Wednesday, 1 March 2017

1st March 1817: William Sherbrooke writes to the Home Office about the plan to re-site the Assizes in Newark

County Hall Nottm March 1st 1817

My Lord

It is with considerable regret that we hear that His Majesty's Government have determined to adjourn the Assize usually held at the County Hall at the Town of Nottingham to Newark.—We apprehend that this measure will have a very bad effect upon the public mind, that it will be regarded by the Discontented and Disaffected as an acknowledgemt of the weakness of the Civil Power and be looked upon as an act of pusillanimity, at a moment when firmness and energy are peculiarly required.—We beg your Lordship to recollect that every attempt to break the Peace in this County has been instantly repulsed; and that although many nocturnal and secret Outrages have been committed, that no rising of a Mob, or attempt to resist the Civil Power, has taken place since the year 1812. We must also bring your Lordship’s mind, that although some disturbance was observed in the Court at the last Assizes, the Magistrates had no suspicion of any riotous proceedings being likely to take place: nor had they any notion that a Trial of so much interest or that the [illegible] in the Court, would have been proceeded upon in the night.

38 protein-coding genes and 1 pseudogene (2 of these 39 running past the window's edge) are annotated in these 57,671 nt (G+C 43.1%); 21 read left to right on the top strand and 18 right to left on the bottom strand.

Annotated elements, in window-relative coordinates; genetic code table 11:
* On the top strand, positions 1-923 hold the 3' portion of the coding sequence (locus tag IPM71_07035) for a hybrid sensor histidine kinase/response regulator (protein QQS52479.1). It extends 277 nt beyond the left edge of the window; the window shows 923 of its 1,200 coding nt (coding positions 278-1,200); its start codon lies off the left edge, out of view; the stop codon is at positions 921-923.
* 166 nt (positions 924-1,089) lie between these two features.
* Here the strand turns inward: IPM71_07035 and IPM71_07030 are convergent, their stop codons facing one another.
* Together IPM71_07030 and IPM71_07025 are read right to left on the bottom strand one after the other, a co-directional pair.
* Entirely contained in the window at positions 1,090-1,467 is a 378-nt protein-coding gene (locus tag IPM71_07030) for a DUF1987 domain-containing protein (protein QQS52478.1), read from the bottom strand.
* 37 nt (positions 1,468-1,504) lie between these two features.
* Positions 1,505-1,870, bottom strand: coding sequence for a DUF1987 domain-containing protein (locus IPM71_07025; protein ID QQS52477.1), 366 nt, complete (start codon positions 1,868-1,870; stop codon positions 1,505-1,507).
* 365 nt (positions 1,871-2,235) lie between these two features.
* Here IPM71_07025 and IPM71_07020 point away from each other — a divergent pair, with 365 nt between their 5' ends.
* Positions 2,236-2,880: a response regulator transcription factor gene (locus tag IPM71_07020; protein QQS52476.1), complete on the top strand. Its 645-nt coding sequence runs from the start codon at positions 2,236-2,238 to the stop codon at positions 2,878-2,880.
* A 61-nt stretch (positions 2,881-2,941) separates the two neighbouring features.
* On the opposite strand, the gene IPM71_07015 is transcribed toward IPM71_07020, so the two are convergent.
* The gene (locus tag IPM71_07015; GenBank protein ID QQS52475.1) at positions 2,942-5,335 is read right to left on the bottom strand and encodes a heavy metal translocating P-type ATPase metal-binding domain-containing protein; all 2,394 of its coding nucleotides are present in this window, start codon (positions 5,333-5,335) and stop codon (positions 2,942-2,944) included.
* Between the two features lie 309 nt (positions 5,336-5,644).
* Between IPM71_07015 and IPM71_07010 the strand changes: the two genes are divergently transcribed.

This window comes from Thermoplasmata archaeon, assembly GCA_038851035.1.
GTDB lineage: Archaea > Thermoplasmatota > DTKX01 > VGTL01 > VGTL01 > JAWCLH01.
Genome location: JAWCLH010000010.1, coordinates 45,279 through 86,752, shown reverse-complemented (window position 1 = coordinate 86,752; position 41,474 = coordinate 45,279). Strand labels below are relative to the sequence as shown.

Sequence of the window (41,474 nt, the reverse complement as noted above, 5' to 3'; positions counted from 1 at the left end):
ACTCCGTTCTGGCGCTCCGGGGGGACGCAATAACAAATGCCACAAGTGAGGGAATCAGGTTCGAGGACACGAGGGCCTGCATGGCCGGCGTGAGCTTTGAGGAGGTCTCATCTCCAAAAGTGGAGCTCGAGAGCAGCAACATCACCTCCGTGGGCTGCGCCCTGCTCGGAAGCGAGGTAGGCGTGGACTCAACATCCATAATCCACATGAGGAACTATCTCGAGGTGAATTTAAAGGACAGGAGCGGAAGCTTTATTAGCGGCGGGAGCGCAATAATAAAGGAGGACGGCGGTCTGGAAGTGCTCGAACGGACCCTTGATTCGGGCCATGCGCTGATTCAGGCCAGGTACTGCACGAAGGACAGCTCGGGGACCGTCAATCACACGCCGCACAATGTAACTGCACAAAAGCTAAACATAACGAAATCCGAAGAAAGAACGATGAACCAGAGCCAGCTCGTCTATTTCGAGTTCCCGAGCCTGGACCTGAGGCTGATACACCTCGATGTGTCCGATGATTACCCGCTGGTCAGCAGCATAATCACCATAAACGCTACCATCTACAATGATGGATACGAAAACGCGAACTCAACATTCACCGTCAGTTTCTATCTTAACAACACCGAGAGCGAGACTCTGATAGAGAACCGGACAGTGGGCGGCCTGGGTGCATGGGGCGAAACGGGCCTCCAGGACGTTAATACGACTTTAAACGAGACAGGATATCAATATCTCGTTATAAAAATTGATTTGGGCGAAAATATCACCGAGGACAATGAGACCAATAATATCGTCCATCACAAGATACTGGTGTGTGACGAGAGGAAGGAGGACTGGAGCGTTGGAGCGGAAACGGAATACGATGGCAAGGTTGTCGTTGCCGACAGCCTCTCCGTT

The Magistrates are now fully prepared; and if His Majesty's Ministers, upon mature consideration, should be induced to alter their determination, there have no doubt, in conjunction with the High Sheriff, of being able to preserve the peace,—and even of preventing any alarm during the ensuing Assizes for this County.

I have the honour to be, My Lord,
Your Lordships most obedt Servt

W: Sherbrooke


[Home Office note on the reverse]

Lord Sidmouth

[Acquaint] Him that upon full [consideration] of the Representations [which] have been made to Lord [Sidmouth] from various [quarters]—it has been deemed Expedient that the approaching Assizes for the [County] of [Nottingham] [should] be held at the Town of [Nottingham] as heretofore:

No comments:

Post a Comment